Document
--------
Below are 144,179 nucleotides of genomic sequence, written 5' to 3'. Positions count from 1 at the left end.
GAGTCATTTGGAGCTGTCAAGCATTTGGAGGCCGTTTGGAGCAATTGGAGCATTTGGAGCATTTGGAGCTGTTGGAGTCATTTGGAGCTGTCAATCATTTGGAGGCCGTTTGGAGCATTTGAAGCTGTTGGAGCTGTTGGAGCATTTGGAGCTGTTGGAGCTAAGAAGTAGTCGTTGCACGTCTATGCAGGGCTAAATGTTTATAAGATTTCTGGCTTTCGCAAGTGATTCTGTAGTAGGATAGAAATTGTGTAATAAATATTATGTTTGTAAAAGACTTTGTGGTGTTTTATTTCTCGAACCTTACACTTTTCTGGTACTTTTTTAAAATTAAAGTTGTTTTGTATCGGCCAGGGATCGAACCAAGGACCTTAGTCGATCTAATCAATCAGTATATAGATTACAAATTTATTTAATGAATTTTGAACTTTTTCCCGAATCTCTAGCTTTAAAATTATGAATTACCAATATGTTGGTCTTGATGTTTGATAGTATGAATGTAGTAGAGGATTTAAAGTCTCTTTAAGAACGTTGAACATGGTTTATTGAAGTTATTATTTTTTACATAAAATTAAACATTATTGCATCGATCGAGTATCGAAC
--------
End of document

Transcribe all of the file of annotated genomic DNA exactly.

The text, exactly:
Below are 144,179 nucleotides of genomic sequence, written 5' to 3'. Positions count from 1 at the left end.
GAGTCATTTGGAGCTGTCAAGCATTTGGAGGCCGTTTGGAGCAATTGGAGCATTTGGAGCATTTGGAGCTGTTGGAGTCATTTGGAGCTGTCAATCATTTGGAGGCCGTTTGGAGCATTTGAAGCTGTTGGAGCTGTTGGAGCATTTGGAGCTGTTGGAGCTAAGAAGTAGTCGTTGCACGTCTATGCAGGGCTAAATGTTTATAAGATTTCTGGCTTTCGCAAGTGATTCTGTAGTAGGATAGAAATTGTGTAATAAATATTATGTTTGTAAAAGACTTTGTGGTGTTTTATTTCTCGAACCTTACACTTTTCTGGTACTTTTTTAAAATTAAAGTTGTTTTGTATCGGCCAGGGATCGAACCAAGGACCTTAGTCGATCTAATCAATCAGTATATAGATTACAAATTTATTTAATGAATTTTGAACTTTTTCCCGAATCTCTAGCTTTAAAATTATGAATTACCAATATGTTGGTCTTGATGTTTGATAGTATGAATGTAGTAGAGGATTTAAAGTCTCTTTAAGAACGTTGAACATGGTTTATTGAAGTTATTATTTTTTACATAAAATTAAACATTATTGCATCGATCGAGTATCGAAC